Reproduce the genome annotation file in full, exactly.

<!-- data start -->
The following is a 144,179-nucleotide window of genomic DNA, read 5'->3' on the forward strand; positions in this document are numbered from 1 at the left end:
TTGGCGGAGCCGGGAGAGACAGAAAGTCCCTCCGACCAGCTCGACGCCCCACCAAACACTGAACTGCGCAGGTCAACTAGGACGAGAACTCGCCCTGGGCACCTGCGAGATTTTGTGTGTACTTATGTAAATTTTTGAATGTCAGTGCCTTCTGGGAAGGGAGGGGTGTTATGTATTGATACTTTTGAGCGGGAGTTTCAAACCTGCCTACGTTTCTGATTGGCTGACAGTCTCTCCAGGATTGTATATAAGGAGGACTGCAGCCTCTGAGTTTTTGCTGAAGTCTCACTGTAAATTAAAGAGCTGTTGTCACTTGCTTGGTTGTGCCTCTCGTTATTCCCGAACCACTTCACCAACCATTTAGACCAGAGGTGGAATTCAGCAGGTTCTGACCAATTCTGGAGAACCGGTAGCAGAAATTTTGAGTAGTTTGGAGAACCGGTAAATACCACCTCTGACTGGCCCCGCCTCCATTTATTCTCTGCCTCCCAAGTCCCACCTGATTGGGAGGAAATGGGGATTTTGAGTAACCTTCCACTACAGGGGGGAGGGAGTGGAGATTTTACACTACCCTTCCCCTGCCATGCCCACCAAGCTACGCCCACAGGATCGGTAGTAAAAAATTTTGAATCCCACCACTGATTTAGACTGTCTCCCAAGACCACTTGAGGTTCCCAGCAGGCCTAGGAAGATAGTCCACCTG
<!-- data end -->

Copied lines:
The following is a 144,179-nucleotide window of genomic DNA, read 5'->3' on the forward strand; positions in this document are numbered from 1 at the left end:
TTGGCGGAGCCGGGAGAGACAGAAAGTCCCTCCGACCAGCTCGACGCCCCACCAAACACTGAACTGCGCAGGTCAACTAGGACGAGAACTCGCCCTGGGCACCTGCGAGATTTTGTGTGTACTTATGTAAATTTTTGAATGTCAGTGCCTTCTGGGAAGGGAGGGGTGTTATGTATTGATACTTTTGAGCGGGAGTTTCAAACCTGCCTACGTTTCTGATTGGCTGACAGTCTCTCCAGGATTGTATATAAGGAGGACTGCAGCCTCTGAGTTTTTGCTGAAGTCTCACTGTAAATTAAAGAGCTGTTGTCACTTGCTTGGTTGTGCCTCTCGTTATTCCCGAACCACTTCACCAACCATTTAGACCAGAGGTGGAATTCAGCAGGTTCTGACCAATTCTGGAGAACCGGTAGCAGAAATTTTGAGTAGTTTGGAGAACCGGTAAATACCACCTCTGACTGGCCCCGCCTCCATTTATTCTCTGCCTCCCAAGTCCCACCTGATTGGGAGGAAATGGGGATTTTGAGTAACCTTCCACTACAGGGGGGAGGGAGTGGAGATTTTACACTACCCTTCCCCTGCCATGCCCACCAAGCTACGCCCACAGGATCGGTAGTAAAAAATTTTGAATCCCACCACTGATTTAGACTGTCTCCCAAGACCACTTGAGGTTCCCAGCAGGCCTAGGAAGATAGTCCACCTG